Human Friend, choreographed and performed by Charli Brissey, was a fascinating study in efficient and somewhat familiar gestures juxtaposed with fluid larger movement and floor work. Brissey’s work is a journey around the various corners and spaces on the stage, traveling in and out of the light, wearing brown pants and a black top that almost camouflage her in the mood lighting. The idea of idiosyncrasies having different meanings in different settings, public versus private, felt very prevalent in this work. Brissey’s eye for nuance as a choreographer, and proficiency in performing said nuance, really carried the work. Seeing the same gesture with a nuanced forcus gave the familiar gestures an unfamiliar meaning in the repetition. Brissey’s piece included a little text and she shared in the talkback, “Words come out.” Since we talk as humans, it’s only natural that there be text, if it feels appropriate in the work.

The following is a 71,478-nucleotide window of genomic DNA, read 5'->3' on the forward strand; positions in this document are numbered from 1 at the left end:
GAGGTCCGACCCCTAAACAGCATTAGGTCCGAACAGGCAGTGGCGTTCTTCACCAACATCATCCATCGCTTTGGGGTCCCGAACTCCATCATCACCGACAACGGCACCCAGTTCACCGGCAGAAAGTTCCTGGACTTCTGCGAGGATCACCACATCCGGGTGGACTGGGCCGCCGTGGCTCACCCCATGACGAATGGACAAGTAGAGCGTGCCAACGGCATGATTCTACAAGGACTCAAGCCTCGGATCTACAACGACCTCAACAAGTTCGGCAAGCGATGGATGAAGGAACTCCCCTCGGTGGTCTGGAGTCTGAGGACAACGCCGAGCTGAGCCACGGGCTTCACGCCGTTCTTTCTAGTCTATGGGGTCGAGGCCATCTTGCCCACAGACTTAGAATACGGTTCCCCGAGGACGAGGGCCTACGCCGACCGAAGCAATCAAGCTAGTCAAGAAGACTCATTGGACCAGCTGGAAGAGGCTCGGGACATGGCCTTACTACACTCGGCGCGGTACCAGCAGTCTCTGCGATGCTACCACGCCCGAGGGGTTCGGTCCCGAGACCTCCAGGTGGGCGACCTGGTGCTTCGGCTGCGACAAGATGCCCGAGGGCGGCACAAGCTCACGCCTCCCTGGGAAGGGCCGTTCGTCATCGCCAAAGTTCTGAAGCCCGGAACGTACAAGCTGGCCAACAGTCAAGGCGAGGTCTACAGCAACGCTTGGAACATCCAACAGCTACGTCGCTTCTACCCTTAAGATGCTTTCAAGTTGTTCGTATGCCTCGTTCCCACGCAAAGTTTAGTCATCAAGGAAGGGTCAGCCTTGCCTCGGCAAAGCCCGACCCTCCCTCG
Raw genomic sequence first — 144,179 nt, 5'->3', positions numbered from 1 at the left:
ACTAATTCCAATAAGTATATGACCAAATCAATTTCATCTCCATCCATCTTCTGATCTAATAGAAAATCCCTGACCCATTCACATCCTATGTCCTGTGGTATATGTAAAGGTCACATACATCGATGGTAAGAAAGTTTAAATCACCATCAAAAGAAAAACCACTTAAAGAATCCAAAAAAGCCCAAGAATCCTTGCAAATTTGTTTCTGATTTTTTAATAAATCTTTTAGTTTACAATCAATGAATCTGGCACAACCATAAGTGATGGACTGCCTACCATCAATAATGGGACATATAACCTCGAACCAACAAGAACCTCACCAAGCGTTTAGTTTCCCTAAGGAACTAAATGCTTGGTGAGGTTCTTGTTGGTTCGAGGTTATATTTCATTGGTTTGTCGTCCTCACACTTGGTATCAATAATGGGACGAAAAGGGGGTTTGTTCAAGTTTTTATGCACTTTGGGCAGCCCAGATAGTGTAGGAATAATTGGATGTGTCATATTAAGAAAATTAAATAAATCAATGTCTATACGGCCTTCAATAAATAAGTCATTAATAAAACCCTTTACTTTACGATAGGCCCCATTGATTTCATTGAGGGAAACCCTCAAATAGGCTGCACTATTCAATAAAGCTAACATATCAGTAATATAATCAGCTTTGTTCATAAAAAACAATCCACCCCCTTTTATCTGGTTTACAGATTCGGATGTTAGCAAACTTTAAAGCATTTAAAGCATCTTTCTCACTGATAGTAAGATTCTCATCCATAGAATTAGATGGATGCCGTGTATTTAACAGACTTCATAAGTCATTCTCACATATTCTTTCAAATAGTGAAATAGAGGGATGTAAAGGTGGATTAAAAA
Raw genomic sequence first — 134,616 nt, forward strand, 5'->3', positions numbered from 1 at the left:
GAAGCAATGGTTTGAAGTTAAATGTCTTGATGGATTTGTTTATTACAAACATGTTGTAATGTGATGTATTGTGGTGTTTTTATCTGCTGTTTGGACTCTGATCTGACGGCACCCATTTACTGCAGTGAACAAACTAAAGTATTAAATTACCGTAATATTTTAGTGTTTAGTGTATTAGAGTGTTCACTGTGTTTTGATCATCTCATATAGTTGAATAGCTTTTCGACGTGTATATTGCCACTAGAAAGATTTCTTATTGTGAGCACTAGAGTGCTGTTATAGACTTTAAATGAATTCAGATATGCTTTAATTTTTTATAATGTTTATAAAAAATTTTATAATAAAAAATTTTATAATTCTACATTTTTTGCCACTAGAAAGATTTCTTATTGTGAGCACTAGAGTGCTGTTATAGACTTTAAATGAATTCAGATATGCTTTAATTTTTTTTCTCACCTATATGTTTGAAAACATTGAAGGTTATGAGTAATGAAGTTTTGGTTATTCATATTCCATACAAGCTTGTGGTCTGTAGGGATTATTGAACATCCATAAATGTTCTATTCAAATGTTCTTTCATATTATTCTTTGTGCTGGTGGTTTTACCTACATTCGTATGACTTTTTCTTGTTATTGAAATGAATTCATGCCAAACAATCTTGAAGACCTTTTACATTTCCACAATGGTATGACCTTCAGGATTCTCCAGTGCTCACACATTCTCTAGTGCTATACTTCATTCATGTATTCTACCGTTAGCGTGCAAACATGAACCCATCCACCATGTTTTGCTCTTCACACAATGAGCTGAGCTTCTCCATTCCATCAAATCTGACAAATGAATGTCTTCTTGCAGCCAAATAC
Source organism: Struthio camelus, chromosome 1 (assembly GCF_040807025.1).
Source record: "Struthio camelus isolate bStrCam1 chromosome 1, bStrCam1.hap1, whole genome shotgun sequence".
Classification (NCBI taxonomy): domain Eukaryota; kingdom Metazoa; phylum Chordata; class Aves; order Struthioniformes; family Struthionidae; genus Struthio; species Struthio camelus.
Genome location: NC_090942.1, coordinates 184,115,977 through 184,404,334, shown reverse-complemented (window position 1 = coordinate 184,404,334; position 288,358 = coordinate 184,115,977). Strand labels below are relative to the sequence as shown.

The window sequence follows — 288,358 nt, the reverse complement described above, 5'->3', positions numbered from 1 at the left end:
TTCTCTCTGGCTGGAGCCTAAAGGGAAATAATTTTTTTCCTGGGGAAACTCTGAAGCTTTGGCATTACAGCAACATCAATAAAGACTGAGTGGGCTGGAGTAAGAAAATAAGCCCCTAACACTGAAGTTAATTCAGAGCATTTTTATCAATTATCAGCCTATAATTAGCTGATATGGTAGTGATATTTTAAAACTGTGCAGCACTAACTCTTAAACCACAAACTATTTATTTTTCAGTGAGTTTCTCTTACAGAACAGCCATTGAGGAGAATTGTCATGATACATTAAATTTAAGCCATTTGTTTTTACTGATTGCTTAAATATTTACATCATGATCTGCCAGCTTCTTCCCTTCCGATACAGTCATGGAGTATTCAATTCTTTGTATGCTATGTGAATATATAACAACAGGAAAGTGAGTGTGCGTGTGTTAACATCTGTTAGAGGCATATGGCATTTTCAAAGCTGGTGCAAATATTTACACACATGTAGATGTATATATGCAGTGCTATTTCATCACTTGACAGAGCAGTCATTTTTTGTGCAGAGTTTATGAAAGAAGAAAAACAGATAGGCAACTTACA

Her Flowers, choreographed and performed by Francesca Jandasek and Stephanie Yezek Jolivet, is an intriguing mash-up of baroque dance and modern dance, with overtly sexual themes explored in rather beautiful ways. The colors white and red were very prevalent in the costuming, with one dancer in a white skirt and another dancer in a white leotard. Both wore vibrant red wigs and stark white, intricate masks. One dancer had a single red flower at the center of her skirt, the other with red flowers on her breasts. The piece unfolded in three sections, all centered on sexual exploration and awakening. The first section, set to a beautiful harp score, looked at singular sexual exploration, with beautiful spinal articulations that mirrored the plucks of the harp strings. The second section, set to a baroque score with a man reading Madonna’s “Like a Virgin” lyrics, unfolded like foreplay. There was a great awareness of each other, but the movement was rather coy. Every so often one of the dancers would touch her flower(s), and look at the other dancer, rather coquettishly. The third section felt like the climax of an affair, with the rush of emotions both positive and negative explored through larger movements. The skirt-clad dancer eventually showered the leotard-clad dancer with red rose petals from inside her skirt, perhaps signifying an awakening to a new level of sexual consciousness. In the talkback, Jandasek spoke about how she sees live performance as a form of communication and an honor, and that honor was carried through in the meticulous details in both choreography and costuming.